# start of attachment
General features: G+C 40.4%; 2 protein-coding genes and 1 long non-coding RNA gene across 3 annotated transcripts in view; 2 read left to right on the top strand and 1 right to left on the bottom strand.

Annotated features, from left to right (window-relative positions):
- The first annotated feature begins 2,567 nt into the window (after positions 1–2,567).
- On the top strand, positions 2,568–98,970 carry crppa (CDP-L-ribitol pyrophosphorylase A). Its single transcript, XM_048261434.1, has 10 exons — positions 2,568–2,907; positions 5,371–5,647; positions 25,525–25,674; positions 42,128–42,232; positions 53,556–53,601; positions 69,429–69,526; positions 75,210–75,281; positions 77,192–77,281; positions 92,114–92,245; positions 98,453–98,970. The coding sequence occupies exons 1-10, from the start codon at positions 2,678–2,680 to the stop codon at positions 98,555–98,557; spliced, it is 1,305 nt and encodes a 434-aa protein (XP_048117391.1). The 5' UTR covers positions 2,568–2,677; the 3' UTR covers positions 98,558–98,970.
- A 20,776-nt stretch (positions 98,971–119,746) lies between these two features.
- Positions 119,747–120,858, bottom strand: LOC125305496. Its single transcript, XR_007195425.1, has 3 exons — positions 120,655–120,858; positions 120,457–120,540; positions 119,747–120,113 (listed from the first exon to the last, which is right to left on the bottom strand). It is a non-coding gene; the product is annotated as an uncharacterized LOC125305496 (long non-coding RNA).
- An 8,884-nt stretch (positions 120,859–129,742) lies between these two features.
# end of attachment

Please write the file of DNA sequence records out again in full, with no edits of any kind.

General features: G+C 40.4%; 2 protein-coding genes and 1 long non-coding RNA gene across 3 annotated transcripts in view; 2 read left to right on the top strand and 1 right to left on the bottom strand.

Annotated features, from left to right (window-relative positions):
- The first annotated feature begins 2,567 nt into the window (after positions 1–2,567).
- On the top strand, positions 2,568–98,970 carry crppa (CDP-L-ribitol pyrophosphorylase A). Its single transcript, XM_048261434.1, has 10 exons — positions 2,568–2,907; positions 5,371–5,647; positions 25,525–25,674; positions 42,128–42,232; positions 53,556–53,601; positions 69,429–69,526; positions 75,210–75,281; positions 77,192–77,281; positions 92,114–92,245; positions 98,453–98,970. The coding sequence occupies exons 1-10, from the start codon at positions 2,678–2,680 to the stop codon at positions 98,555–98,557; spliced, it is 1,305 nt and encodes a 434-aa protein (XP_048117391.1). The 5' UTR covers positions 2,568–2,677; the 3' UTR covers positions 98,558–98,970.
- A 20,776-nt stretch (positions 98,971–119,746) lies between these two features.
- Positions 119,747–120,858, bottom strand: LOC125305496. Its single transcript, XR_007195425.1, has 3 exons — positions 120,655–120,858; positions 120,457–120,540; positions 119,747–120,113 (listed from the first exon to the last, which is right to left on the bottom strand). It is a non-coding gene; the product is annotated as an uncharacterized LOC125305496 (long non-coding RNA).
- An 8,884-nt stretch (positions 120,859–129,742) lies between these two features.